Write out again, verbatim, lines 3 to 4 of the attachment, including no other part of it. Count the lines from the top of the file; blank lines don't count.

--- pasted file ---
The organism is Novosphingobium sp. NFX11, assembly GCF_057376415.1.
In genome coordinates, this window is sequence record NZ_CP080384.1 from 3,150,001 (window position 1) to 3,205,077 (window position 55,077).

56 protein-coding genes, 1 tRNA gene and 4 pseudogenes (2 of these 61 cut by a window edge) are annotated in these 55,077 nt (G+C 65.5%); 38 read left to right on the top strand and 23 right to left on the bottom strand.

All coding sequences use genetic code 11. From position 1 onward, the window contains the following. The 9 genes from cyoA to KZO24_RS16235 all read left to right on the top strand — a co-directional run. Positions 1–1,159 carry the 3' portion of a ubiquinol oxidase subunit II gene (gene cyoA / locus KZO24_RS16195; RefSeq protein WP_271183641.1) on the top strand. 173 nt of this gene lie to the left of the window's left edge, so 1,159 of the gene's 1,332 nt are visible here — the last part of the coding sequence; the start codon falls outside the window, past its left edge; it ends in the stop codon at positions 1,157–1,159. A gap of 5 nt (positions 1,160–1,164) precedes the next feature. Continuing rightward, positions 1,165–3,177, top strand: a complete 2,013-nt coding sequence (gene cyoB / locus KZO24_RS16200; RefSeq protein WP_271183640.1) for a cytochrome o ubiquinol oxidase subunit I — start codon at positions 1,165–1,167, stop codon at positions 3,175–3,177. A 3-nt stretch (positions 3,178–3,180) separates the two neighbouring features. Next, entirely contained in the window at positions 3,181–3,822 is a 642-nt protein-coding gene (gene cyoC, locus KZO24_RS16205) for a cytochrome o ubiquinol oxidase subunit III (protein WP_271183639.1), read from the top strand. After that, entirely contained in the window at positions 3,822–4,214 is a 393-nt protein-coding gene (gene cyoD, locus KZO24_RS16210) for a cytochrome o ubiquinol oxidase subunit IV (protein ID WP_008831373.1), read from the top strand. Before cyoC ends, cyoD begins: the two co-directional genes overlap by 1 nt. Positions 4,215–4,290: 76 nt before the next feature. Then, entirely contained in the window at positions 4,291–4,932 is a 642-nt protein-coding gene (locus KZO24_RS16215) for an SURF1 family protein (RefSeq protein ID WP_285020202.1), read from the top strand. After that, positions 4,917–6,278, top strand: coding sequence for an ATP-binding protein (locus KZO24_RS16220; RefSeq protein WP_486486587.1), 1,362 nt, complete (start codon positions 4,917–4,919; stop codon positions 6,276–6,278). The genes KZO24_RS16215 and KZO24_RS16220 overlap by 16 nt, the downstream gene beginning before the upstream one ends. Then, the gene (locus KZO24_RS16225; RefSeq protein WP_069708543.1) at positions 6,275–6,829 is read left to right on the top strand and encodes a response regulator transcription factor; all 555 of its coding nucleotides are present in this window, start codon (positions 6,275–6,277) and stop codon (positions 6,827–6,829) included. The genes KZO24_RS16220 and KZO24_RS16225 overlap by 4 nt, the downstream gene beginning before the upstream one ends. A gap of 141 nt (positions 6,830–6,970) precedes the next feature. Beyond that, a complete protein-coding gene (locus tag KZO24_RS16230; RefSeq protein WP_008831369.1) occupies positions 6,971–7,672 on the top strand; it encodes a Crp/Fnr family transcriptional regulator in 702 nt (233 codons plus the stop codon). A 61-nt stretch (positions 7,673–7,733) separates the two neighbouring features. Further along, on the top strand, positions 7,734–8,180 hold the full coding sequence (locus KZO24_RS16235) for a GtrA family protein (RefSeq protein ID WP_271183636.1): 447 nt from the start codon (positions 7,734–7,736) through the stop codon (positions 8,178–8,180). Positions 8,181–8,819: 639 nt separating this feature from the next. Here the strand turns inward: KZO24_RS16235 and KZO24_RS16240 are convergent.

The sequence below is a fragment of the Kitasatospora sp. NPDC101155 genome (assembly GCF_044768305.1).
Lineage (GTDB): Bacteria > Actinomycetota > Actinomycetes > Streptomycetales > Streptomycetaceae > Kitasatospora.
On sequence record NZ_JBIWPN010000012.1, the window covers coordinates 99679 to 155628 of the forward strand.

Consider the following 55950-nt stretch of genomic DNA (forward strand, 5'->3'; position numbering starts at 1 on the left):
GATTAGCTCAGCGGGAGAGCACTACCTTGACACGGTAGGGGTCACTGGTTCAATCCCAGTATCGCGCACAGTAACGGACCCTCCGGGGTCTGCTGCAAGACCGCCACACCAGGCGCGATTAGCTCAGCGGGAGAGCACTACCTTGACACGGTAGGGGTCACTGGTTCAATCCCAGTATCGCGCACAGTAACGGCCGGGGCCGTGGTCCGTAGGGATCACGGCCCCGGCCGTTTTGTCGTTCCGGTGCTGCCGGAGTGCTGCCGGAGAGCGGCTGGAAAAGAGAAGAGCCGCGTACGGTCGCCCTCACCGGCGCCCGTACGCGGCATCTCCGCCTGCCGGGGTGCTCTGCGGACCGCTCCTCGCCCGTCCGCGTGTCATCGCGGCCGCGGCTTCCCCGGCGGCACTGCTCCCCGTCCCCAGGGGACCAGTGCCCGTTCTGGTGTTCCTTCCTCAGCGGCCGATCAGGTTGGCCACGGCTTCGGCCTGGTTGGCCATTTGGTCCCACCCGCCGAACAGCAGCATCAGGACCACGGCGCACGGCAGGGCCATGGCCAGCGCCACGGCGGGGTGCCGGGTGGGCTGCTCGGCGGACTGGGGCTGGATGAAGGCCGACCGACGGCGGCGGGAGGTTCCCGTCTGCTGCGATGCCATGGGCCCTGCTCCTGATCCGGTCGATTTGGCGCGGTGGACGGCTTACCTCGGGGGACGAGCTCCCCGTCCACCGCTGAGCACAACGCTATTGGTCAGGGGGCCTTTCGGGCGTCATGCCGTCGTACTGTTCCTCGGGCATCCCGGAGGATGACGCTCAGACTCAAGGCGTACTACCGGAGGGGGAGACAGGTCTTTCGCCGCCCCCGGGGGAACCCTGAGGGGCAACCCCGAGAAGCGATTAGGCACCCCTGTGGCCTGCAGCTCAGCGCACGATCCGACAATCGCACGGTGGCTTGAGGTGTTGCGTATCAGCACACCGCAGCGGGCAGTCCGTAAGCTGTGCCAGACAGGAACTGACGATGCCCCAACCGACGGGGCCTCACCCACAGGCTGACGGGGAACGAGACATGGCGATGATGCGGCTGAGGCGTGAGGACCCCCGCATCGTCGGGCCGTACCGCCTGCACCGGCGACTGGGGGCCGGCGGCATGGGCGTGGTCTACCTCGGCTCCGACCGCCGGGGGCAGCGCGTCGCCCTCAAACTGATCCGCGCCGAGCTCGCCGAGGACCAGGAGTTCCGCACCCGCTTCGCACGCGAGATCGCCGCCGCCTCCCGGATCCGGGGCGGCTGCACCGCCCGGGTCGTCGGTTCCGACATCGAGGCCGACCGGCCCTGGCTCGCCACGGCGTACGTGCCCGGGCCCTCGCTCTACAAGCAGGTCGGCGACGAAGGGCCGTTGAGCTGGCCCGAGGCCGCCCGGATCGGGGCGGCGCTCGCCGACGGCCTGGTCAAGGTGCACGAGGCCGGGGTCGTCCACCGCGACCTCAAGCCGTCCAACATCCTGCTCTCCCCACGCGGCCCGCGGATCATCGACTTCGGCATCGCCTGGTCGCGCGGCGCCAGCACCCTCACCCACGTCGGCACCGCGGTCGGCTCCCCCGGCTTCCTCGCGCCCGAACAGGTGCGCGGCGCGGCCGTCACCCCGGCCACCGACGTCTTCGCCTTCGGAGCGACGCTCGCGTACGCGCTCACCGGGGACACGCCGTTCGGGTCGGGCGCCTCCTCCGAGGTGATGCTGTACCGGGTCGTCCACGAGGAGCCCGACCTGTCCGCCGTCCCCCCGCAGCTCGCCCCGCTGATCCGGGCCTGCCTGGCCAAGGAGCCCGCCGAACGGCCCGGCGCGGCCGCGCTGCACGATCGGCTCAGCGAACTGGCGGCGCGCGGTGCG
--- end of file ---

56 protein-coding genes, 1 tRNA gene and 4 pseudogenes (2 of these 61 cut by a window edge) are annotated in these 55,077 nt (G+C 65.5%); 38 read left to right on the top strand and 23 right to left on the bottom strand.

All coding sequences use genetic code 11. From position 1 onward, the window contains the following. The 9 genes from cyoA to KZO24_RS16235 all read left to right on the top strand — a co-directional run. Positions 1–1,159 carry the 3' portion of a ubiquinol oxidase subunit II gene (gene cyoA / locus KZO24_RS16195; RefSeq protein WP_271183641.1) on the top strand. 173 nt of this gene lie to the left of the window's left edge, so 1,159 of the gene's 1,332 nt are visible here — the last part of the coding sequence; the start codon falls outside the window, past its left edge; it ends in the stop codon at positions 1,157–1,159. A gap of 5 nt (positions 1,160–1,164) precedes the next feature. Continuing rightward, positions 1,165–3,177, top strand: a complete 2,013-nt coding sequence (gene cyoB / locus KZO24_RS16200; RefSeq protein WP_271183640.1) for a cytochrome o ubiquinol oxidase subunit I — start codon at positions 1,165–1,167, stop codon at positions 3,175–3,177. A 3-nt stretch (positions 3,178–3,180) separates the two neighbouring features. Next, entirely contained in the window at positions 3,181–3,822 is a 642-nt protein-coding gene (gene cyoC, locus KZO24_RS16205) for a cytochrome o ubiquinol oxidase subunit III (protein WP_271183639.1), read from the top strand. After that, entirely contained in the window at positions 3,822–4,214 is a 393-nt protein-coding gene (gene cyoD, locus KZO24_RS16210) for a cytochrome o ubiquinol oxidase subunit IV (protein ID WP_008831373.1), read from the top strand. Before cyoC ends, cyoD begins: the two co-directional genes overlap by 1 nt. Positions 4,215–4,290: 76 nt before the next feature. Then, entirely contained in the window at positions 4,291–4,932 is a 642-nt protein-coding gene (locus KZO24_RS16215) for an SURF1 family protein (RefSeq protein ID WP_285020202.1), read from the top strand. After that, positions 4,917–6,278, top strand: coding sequence for an ATP-binding protein (locus KZO24_RS16220; RefSeq protein WP_486486587.1), 1,362 nt, complete (start codon positions 4,917–4,919; stop codon positions 6,276–6,278). The genes KZO24_RS16215 and KZO24_RS16220 overlap by 16 nt, the downstream gene beginning before the upstream one ends. Then, the gene (locus KZO24_RS16225; RefSeq protein WP_069708543.1) at positions 6,275–6,829 is read left to right on the top strand and encodes a response regulator transcription factor; all 555 of its coding nucleotides are present in this window, start codon (positions 6,275–6,277) and stop codon (positions 6,827–6,829) included. The genes KZO24_RS16220 and KZO24_RS16225 overlap by 4 nt, the downstream gene beginning before the upstream one ends. A gap of 141 nt (positions 6,830–6,970) precedes the next feature. Beyond that, a complete protein-coding gene (locus tag KZO24_RS16230; RefSeq protein WP_008831369.1) occupies positions 6,971–7,672 on the top strand; it encodes a Crp/Fnr family transcriptional regulator in 702 nt (233 codons plus the stop codon). A 61-nt stretch (positions 7,673–7,733) separates the two neighbouring features. Further along, on the top strand, positions 7,734–8,180 hold the full coding sequence (locus KZO24_RS16235) for a GtrA family protein (RefSeq protein ID WP_271183636.1): 447 nt from the start codon (positions 7,734–7,736) through the stop codon (positions 8,178–8,180). Positions 8,181–8,819: 639 nt separating this feature from the next. Here the strand turns inward: KZO24_RS16235 and KZO24_RS16240 are convergent.